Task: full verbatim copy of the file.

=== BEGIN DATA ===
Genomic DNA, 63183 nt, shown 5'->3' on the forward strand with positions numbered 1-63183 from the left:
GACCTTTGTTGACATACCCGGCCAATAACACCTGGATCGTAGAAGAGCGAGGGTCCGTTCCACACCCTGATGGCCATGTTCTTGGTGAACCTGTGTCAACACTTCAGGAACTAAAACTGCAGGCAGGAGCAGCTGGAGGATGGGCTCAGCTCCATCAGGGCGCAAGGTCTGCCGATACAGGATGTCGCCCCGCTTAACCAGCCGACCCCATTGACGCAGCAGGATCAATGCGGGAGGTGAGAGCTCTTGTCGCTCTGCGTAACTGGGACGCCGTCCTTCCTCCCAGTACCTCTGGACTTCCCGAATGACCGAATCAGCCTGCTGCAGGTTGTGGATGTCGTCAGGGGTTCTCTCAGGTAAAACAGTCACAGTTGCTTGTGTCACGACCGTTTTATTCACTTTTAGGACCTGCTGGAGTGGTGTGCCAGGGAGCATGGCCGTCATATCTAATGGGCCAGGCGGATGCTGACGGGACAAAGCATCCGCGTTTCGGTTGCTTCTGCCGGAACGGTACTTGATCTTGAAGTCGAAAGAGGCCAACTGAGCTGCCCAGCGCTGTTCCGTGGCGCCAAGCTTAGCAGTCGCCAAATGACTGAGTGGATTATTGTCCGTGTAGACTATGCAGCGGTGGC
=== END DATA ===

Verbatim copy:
Genomic DNA, 63183 nt, shown 5'->3' on the forward strand with positions numbered 1-63183 from the left:
GACCTTTGTTGACATACCCGGCCAATAACACCTGGATCGTAGAAGAGCGAGGGTCCGTTCCACACCCTGATGGCCATGTTCTTGGTGAACCTGTGTCAACACTTCAGGAACTAAAACTGCAGGCAGGAGCAGCTGGAGGATGGGCTCAGCTCCATCAGGGCGCAAGGTCTGCCGATACAGGATGTCGCCCCGCTTAACCAGCCGACCCCATTGACGCAGCAGGATCAATGCGGGAGGTGAGAGCTCTTGTCGCTCTGCGTAACTGGGACGCCGTCCTTCCTCCCAGTACCTCTGGACTTCCCGAATGACCGAATCAGCCTGCTGCAGGTTGTGGATGTCGTCAGGGGTTCTCTCAGGTAAAACAGTCACAGTTGCTTGTGTCACGACCGTTTTATTCACTTTTAGGACCTGCTGGAGTGGTGTGCCAGGGAGCATGGCCGTCATATCTAATGGGCCAGGCGGATGCTGACGGGACAAAGCATCCGCGTTTCGGTTGCTTCTGCCGGAACGGTACTTGATCTTGAAGTCGAAAGAGGCCAACTGAGCTGCCCAGCGCTGTTCCGTGGCGCCAAGCTTAGCAGTCGCCAAATGACTGAGTGGATTATTGTCCGTGTAGACTATGCAGCGGTGGC